Contemporary History: The United States And The Cold War

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According to the Merriam-Webster Dictionary, contemporary is defined as the characteristics of the present period. As for contemporary world history, it is defined as the events, development, and ideas that came to be from 1945 to the present. Contemporary history is dominated by the Cold War that occurred between the United States and the Soviet Union, and the effects it had upon the rest of the world. The Cold War was never fought directly between the US and USSR, but mostly through proxy wars, wars that were instigated by other powers, and through interventions of other nation’s politics. In general, the Cold War resulted in the instantaneous dissolution of the USSR, the establishment of many new nations, advances in technology, and…show more content…
The United States believed in democracy and capitalism while the communist believed in a totalitarian system of government. This means that the communist party believed in shared wealth; farms and businesses were collectively owned and wealth was equally divided. Communist saw their ideas and plans for society as a utopia because they believed communism had the best interest for the working-class. At this point, the world was split into three sections- the First World (the United States and its allies), the Second World (USSR) and the Third World (the underdeveloped nations). The First World and the Second World fought the long prolong war to influence the Third World. This is the reason the rise of communism is a significant event to summarize contemporary world history; communism became a strong international movement that rapidly spread across the world. Communism could be found in Eastern Europe (Poland and Berlin), in Asia (China), and even in Latin America…show more content…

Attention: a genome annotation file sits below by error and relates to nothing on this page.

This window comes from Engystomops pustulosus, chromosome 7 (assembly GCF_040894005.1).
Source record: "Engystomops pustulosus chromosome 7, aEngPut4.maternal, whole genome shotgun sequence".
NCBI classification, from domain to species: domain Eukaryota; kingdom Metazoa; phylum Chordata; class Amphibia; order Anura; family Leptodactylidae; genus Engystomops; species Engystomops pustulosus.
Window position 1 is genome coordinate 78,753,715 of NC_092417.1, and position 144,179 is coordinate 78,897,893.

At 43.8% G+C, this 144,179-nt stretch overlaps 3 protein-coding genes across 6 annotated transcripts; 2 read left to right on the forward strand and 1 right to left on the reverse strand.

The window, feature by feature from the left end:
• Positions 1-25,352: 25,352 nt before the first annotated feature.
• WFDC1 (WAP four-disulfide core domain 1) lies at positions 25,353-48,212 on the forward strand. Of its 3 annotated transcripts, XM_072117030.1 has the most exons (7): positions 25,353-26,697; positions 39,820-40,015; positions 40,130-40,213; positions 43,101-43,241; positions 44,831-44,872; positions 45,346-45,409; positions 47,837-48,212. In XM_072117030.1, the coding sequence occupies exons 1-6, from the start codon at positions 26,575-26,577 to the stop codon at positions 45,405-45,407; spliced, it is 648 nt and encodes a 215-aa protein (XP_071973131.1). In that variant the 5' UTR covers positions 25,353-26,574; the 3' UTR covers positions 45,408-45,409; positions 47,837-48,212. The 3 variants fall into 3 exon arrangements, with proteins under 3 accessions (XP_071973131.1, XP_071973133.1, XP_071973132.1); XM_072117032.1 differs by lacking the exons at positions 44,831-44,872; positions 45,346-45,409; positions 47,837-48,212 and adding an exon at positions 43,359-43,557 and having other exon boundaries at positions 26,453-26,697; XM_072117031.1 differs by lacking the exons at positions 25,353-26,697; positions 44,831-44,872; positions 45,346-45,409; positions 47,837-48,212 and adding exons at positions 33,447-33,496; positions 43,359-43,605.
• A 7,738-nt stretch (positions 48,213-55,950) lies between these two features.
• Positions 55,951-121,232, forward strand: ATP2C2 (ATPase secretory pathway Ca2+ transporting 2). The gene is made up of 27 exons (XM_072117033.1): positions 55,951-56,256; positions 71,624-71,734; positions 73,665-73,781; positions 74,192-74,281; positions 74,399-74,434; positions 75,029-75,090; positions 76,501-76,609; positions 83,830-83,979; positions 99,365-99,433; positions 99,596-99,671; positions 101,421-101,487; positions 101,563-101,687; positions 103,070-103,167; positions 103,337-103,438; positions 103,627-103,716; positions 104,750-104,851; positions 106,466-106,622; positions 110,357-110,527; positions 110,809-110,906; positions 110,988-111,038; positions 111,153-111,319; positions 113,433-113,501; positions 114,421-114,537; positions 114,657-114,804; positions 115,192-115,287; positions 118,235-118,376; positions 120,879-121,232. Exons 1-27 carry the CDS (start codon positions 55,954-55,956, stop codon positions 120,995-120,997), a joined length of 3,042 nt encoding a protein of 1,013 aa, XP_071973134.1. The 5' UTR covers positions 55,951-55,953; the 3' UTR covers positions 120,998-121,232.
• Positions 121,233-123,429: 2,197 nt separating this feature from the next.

He demanded that they dismantle the bases immediately and remove all missiles from Cuba. At first, the USSR moved forward with their plan to place missiles in Cuba, stating that the blockade of Cuba was an “act of aggression.” Eventually, the Soviets gave in, dismantling the bases to avoid nuclear warfare. The Cuban Missile Crisis has such a significant influence in contemporary history for a couple of reasons. First, it was the closest the world has ever been to nuclear warfare, which would have been the beginning of the end. Second, it was yet another event that proved that communism was strong and on the rise. Fortunately, by 1989, communism began to fade away in Eastern Europe, eventually being replaced by non-communist governments. By 1991, the USSR was no longer a superpower or even a nation. Just like that, the Cold War and communism in Eastern Europe came to an end.
Dissolution of the
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